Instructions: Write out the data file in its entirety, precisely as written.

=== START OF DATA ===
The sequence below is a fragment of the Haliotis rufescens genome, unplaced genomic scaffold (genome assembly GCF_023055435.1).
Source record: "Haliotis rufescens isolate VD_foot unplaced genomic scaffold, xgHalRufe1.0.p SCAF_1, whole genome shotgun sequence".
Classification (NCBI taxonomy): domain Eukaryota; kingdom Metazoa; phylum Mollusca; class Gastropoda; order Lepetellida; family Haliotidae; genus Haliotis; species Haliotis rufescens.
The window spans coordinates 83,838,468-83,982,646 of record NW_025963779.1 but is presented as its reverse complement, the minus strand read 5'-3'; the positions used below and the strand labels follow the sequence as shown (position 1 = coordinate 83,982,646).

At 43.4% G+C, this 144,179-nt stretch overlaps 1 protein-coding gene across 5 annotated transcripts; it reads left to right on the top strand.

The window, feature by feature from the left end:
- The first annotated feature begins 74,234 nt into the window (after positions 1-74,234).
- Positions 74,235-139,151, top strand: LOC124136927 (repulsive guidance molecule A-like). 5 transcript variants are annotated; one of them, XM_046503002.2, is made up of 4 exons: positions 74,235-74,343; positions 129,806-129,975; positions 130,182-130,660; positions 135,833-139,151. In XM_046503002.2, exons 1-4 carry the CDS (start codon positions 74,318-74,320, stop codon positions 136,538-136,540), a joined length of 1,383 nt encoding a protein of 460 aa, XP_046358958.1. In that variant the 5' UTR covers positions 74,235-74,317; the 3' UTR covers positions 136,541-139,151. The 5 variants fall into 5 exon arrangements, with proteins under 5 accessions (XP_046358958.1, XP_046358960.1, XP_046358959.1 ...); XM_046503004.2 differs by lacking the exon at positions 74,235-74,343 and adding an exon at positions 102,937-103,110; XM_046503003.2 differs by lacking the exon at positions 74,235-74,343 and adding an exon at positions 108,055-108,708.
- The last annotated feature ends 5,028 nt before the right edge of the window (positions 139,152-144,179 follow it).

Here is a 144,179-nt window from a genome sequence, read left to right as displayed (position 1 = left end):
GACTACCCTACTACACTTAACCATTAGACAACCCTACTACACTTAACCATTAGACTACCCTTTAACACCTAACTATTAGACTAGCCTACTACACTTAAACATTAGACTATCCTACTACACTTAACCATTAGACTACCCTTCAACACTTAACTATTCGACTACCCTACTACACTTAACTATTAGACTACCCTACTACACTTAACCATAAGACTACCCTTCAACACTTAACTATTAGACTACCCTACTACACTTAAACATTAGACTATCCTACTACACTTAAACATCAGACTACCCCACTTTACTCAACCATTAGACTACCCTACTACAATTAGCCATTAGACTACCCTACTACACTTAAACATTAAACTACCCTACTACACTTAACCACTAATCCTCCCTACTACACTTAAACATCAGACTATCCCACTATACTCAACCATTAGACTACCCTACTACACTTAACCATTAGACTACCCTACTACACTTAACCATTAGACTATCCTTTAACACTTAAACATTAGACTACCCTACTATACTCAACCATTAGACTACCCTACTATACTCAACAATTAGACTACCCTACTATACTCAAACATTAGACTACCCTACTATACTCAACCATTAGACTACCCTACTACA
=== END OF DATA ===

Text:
The sequence below is a fragment of the Haliotis rufescens genome, unplaced genomic scaffold (genome assembly GCF_023055435.1).
Source record: "Haliotis rufescens isolate VD_foot unplaced genomic scaffold, xgHalRufe1.0.p SCAF_1, whole genome shotgun sequence".
Classification (NCBI taxonomy): domain Eukaryota; kingdom Metazoa; phylum Mollusca; class Gastropoda; order Lepetellida; family Haliotidae; genus Haliotis; species Haliotis rufescens.
The window spans coordinates 83,838,468-83,982,646 of record NW_025963779.1 but is presented as its reverse complement, the minus strand read 5'-3'; the positions used below and the strand labels follow the sequence as shown (position 1 = coordinate 83,982,646).

At 43.4% G+C, this 144,179-nt stretch overlaps 1 protein-coding gene across 5 annotated transcripts; it reads left to right on the top strand.

The window, feature by feature from the left end:
- The first annotated feature begins 74,234 nt into the window (after positions 1-74,234).
- Positions 74,235-139,151, top strand: LOC124136927 (repulsive guidance molecule A-like). 5 transcript variants are annotated; one of them, XM_046503002.2, is made up of 4 exons: positions 74,235-74,343; positions 129,806-129,975; positions 130,182-130,660; positions 135,833-139,151. In XM_046503002.2, exons 1-4 carry the CDS (start codon positions 74,318-74,320, stop codon positions 136,538-136,540), a joined length of 1,383 nt encoding a protein of 460 aa, XP_046358958.1. In that variant the 5' UTR covers positions 74,235-74,317; the 3' UTR covers positions 136,541-139,151. The 5 variants fall into 5 exon arrangements, with proteins under 5 accessions (XP_046358958.1, XP_046358960.1, XP_046358959.1 ...); XM_046503004.2 differs by lacking the exon at positions 74,235-74,343 and adding an exon at positions 102,937-103,110; XM_046503003.2 differs by lacking the exon at positions 74,235-74,343 and adding an exon at positions 108,055-108,708.
- The last annotated feature ends 5,028 nt before the right edge of the window (positions 139,152-144,179 follow it).

Here is a 144,179-nt window from a genome sequence, read left to right as displayed (position 1 = left end):
GACTACCCTACTACACTTAACCATTAGACAACCCTACTACACTTAACCATTAGACTACCCTTTAACACCTAACTATTAGACTAGCCTACTACACTTAAACATTAGACTATCCTACTACACTTAACCATTAGACTACCCTTCAACACTTAACTATTCGACTACCCTACTACACTTAACTATTAGACTACCCTACTACACTTAACCATAAGACTACCCTTCAACACTTAACTATTAGACTACCCTACTACACTTAAACATTAGACTATCCTACTACACTTAAACATCAGACTACCCCACTTTACTCAACCATTAGACTACCCTACTACAATTAGCCATTAGACTACCCTACTACACTTAAACATTAAACTACCCTACTACACTTAACCACTAATCCTCCCTACTACACTTAAACATCAGACTATCCCACTATACTCAACCATTAGACTACCCTACTACACTTAACCATTAGACTACCCTACTACACTTAACCATTAGACTATCCTTTAACACTTAAACATTAGACTACCCTACTATACTCAACCATTAGACTACCCTACTATACTCAACAATTAGACTACCCTACTATACTCAAACATTAGACTACCCTACTATACTCAACCATTAGACTACCCTACTACA